On June 27, 1979, Arthur Dunkelblum died in Anvers, Belgium. He was Belgian champion in 1949. He was awarded the IM title in 1957.
On July 8, 1979, Harlow Daly (born in 1883) died in Framingham, MA. He won the Maine State Chess Championship 9 times. He was 85 when he won his last Maine state championship.
In July 1979, Garry Kasparov won an international tournament in Banja Luka, Yugoslavia, scoring 11.5-3.5, two points ahead of his closest rivals, all grandmasters. Kasparov's first FIDE rating was 2595, making him the 15th highest rated player in the world from his first rated tournament. This may also be the record for the highest initial FIDE rating.
On August 15, 1979, Hedley Abbott died in Cashmere, New Zealand. He was 1936-37 New Zealand chess champion. He was born in 1904.
On September 8, 1979, GM (1994) Peter Leko was born in Subotica, Serbia. In 1994, he became the world's youngest grandmaster at the time. In 1996, he won the world under-16 championship. He has been ranked as high as 4th in the world.
From October 28 to 31, 1979, the ACM's Tenth North American Computer Chess Championship (NACCC) was held in Detroit. CHESS 4.9 won the event. The other programs were BELLE, DUCHESS, MYCHESS, L'EXCENTRIQUE, CHAOS, SARGON 3, OSTRICH 80, BLITZ 6.9, AWIT, BS6676, and RUFUS.
On October 29, 1979 Hungary issued a stamp depicting a painting by Vasarely. It is a painting of a chess board. (Scott 2609)
On November 6, 1979, chess master Cecil John Seddon Purdy (born in 1906) died. He collapsed while playing in a chess tournament at the Chess Centre of New South Wales in Australia. His final opponent was Ian Parsonage. Purdy's last words were, "I have a win, but it will take some time."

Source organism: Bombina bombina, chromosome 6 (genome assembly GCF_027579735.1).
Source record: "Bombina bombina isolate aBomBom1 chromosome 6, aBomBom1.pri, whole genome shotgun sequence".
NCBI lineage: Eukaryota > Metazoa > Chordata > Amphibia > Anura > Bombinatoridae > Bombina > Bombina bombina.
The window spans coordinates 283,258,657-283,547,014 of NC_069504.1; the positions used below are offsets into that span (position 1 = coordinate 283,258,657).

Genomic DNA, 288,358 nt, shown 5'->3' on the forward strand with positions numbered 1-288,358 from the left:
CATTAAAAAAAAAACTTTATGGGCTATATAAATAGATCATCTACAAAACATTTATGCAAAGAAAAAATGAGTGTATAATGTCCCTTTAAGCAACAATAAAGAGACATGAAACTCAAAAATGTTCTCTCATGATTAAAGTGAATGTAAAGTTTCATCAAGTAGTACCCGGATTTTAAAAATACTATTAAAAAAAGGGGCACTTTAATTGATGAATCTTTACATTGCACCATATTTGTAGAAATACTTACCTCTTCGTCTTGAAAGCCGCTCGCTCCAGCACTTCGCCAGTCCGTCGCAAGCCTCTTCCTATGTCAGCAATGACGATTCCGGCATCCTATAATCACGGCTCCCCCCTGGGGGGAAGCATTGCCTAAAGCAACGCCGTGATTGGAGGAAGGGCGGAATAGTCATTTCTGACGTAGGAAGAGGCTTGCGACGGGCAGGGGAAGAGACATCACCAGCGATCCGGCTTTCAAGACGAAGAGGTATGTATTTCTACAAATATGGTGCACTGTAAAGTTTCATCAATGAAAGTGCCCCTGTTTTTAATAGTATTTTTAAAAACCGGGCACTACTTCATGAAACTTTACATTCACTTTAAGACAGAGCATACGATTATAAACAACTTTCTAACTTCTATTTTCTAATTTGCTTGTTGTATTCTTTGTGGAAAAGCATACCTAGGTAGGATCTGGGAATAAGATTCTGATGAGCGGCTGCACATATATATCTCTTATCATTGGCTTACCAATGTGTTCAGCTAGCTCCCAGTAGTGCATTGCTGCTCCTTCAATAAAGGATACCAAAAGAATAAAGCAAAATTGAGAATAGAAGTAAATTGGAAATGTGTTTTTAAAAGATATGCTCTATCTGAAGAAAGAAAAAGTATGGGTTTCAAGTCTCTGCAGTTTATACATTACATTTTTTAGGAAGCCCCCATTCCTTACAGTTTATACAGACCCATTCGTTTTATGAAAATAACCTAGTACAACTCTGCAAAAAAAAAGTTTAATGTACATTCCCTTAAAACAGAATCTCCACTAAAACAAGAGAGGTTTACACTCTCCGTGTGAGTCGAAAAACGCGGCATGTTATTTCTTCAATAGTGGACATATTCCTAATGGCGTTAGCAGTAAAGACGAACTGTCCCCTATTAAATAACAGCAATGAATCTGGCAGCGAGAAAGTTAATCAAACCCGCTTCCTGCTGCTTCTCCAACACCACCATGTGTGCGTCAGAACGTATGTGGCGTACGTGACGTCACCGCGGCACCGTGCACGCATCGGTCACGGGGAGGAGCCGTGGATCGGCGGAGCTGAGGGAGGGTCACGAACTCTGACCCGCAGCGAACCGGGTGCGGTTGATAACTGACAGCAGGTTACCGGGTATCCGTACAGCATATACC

On November 12, 1979, IM Gavriil Veresov died in Minsk, Belarus. He was born in 1912. Veresov was a five-time winner of the Belarusian Chess Championship (1936, 1939, 1941, 1958, and 1963).
In November 1979, the 15th American Open, held in Santa Monica, was won by Perry Youngworth.
On November 30, 1979, GM (2007) Simon Ken Williams was born. In 1993, he won the British under-12 championship. In 2005, he won the British Blitz Championship.
On November 30, 1979 the Republic of Mali issued chess stamps to depict four great chess masters. The masters were Alekhine, Bogoljubow, Janowski, and Wili Schlage (Schlage was a minor German player).
On December 5, 1979, GM Rustam Kasimdzhanov was born in Uzbekistan. In 2004, he won the FIDE World Chess Championship in Tripoli.
On December 7, 1979, an episode (Season 3, Episode 9) called "The Snare" appeared on The Incredible Hulk (TV series from 1978 to 1982). Dr. David Banner (Bill Bixby) is invited by a millionaire, Michael Sutton (Bradford Dillman), to play a game of chess on his private island after Banner (David Bennet) beats Sutton in a game of chess while waiting at an airport. They play at the millionaire's home and it is tied 2-2. They start the next game, but Banner's wine is drugged and he passes out on the chess table. The man turns out to be a hunter, and David is the prey. The episode was a variation on the short story "The Most Dangerous Game" by Richard Connell.
On December 27, 1979, Efim Geller (1925-1998) won the 47th Soviet Championship, held in Minsk.